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J Am Geriatr Soc. 1997 May;45(5):570-8.

Depression without sadness: functional outcomes of nondysphoric depression in later life.

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Department of Mental Hygiene, School of Hygiene and Public Health, Johns Hopkins University, Baltimore, MD 21205, USA.



We hypothesized that depressive symptoms not meeting full standard criteria for Major Depression would be associated with significant functional impairment among older adults over the course of a 13-year follow-up interval. Specifically, we developed criteria for a form of depression whose core symptoms did not include sadness or dysphoria.


Population-based 13-year follow-up survey.


Community-dwelling adults living in East Baltimore in 1981.


Subjects were the 1612 participants of the Baltimore sample of the Epidemiologic Catchment Area Program aged 50 years and older at the initial interview in 1981.


The subjects were sorted into four categories based on their responses at baseline: (1) persons meeting standard criteria for Major Depression; (2) persons meeting alternative criteria for depression with dysphoria or (3) without dysphoria; and (4) a comparison category of persons not meeting any criteria for depression ("noncases"). The mortality and functional status of each group were compared after a 13-year follow-up interval.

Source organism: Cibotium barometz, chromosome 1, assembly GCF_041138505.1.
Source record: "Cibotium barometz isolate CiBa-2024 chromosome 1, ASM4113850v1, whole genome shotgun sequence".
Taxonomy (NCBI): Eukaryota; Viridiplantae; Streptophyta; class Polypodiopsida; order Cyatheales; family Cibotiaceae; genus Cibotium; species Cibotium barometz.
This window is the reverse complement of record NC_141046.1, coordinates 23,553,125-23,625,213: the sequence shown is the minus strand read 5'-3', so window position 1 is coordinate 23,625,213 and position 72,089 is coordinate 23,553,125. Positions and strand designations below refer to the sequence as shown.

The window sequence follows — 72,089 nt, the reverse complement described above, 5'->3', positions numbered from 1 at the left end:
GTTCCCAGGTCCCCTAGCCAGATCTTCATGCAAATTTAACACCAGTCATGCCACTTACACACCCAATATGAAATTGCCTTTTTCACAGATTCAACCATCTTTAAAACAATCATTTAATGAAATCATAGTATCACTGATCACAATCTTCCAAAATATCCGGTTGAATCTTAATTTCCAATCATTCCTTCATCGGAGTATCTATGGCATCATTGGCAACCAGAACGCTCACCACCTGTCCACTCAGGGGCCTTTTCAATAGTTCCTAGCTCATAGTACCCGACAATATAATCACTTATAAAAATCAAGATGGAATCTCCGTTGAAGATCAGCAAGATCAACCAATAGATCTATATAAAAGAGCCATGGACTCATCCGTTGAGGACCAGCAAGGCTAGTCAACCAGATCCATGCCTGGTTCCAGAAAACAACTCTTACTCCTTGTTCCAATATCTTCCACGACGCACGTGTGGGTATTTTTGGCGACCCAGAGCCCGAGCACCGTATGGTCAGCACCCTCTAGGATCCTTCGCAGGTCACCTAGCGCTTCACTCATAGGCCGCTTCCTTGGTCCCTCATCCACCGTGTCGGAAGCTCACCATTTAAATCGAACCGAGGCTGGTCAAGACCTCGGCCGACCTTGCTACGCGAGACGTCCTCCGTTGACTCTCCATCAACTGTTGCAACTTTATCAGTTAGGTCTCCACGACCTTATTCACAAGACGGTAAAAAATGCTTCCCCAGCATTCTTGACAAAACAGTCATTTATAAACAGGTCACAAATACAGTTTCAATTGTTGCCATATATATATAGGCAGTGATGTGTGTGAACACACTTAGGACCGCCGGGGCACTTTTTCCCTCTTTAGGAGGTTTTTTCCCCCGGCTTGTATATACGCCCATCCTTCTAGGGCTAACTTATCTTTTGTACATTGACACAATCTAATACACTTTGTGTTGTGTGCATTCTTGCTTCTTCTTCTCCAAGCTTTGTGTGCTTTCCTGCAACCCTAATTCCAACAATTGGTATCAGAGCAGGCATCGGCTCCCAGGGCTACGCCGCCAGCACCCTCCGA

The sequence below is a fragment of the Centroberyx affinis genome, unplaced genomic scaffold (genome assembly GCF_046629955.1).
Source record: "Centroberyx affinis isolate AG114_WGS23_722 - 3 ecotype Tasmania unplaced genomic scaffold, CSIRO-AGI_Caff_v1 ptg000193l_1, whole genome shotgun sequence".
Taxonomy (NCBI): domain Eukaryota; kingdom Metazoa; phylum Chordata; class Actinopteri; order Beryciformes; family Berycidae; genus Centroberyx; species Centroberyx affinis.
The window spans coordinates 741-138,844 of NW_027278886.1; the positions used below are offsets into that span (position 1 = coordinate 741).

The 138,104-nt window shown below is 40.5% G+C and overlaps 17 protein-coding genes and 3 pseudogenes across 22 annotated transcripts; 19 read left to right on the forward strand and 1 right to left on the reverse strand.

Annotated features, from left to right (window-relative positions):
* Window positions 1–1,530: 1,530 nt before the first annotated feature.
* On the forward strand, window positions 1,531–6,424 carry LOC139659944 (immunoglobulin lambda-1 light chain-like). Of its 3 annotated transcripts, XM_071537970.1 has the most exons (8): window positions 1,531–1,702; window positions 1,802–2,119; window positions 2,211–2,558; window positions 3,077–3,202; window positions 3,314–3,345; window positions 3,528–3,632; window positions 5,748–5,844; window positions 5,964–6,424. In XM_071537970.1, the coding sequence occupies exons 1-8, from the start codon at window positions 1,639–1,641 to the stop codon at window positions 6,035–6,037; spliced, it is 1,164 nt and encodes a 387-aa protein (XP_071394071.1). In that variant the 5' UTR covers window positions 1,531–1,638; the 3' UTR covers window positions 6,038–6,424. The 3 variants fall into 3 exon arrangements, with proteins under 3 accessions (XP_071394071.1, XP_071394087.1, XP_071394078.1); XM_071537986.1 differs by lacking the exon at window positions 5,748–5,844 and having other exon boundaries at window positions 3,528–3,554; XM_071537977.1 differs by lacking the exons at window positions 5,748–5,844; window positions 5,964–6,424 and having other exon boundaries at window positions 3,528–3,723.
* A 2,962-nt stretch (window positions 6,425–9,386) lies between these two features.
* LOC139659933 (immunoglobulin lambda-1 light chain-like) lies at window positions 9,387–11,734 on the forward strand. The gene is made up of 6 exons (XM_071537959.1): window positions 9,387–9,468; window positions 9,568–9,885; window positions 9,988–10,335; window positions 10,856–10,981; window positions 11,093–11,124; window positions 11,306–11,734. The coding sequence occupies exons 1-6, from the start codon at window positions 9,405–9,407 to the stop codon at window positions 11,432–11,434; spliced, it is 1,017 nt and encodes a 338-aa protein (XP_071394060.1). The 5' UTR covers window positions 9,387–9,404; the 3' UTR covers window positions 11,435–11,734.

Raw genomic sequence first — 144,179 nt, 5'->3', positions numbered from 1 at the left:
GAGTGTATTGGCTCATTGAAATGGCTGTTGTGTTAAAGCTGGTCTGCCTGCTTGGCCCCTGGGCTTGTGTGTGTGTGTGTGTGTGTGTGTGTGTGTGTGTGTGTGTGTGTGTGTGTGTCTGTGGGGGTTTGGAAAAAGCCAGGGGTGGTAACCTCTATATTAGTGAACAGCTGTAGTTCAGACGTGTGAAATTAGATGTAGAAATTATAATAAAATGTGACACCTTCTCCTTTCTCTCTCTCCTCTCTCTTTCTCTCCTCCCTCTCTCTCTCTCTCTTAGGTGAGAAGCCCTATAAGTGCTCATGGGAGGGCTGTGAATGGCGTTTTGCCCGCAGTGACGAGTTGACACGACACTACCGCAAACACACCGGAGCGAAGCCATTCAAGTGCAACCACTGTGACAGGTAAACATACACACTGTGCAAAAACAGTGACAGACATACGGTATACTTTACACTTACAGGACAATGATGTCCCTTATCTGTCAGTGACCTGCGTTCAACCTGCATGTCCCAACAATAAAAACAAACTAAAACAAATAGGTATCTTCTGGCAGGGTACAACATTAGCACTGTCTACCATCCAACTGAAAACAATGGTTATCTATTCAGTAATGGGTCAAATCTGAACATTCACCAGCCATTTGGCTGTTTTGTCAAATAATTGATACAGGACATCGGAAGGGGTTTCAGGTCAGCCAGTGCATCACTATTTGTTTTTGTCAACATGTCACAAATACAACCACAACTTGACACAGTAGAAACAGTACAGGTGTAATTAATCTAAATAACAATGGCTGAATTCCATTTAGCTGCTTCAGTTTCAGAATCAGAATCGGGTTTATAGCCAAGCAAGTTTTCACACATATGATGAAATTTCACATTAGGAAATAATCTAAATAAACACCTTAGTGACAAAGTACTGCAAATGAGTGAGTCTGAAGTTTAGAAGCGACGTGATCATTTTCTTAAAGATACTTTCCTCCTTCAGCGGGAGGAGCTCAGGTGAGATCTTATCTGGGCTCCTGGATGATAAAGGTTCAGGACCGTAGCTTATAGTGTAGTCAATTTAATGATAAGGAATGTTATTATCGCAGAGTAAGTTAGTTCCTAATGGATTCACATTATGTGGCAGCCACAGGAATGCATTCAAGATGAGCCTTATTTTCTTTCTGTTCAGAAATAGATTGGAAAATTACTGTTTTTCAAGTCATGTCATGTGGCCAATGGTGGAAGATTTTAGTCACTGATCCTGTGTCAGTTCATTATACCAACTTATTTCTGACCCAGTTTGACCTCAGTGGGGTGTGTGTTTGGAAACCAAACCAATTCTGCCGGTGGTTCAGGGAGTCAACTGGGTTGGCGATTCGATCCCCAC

Compared with non-cases, participants aged 50 years and older who reported depressive symptoms but who denied sadness or dysphoria (nondysphoric depression) were at increased risk for death (relative risk (RR) = 1.70; 95% confidence interval (CI) (1.09, 2.67)), impairment in activities of daily living (RR = 3.76; 95% CI (1.73, 8.14)), impairment in instrumental activities of daily living (RR = 5.07; 95% CI (2.24, 11.44)), psychologic distress (RR = 3.68; 95% CI (1.47, 9.21)), and cognitive impairment (RR = 3.00; 95% CI (1.31, 6.89)) after a 13-year follow-up interval. The findings were not wholly explained by potentially influential baseline characteristics such as age, education, selected comorbid medical conditions, and functional status.


Among adults aged 50 years and older, nondysphoric depression may be as important as Major Depression in relation to the development of functional disability and other long-term outcomes.

[Indexed for MEDLINE]

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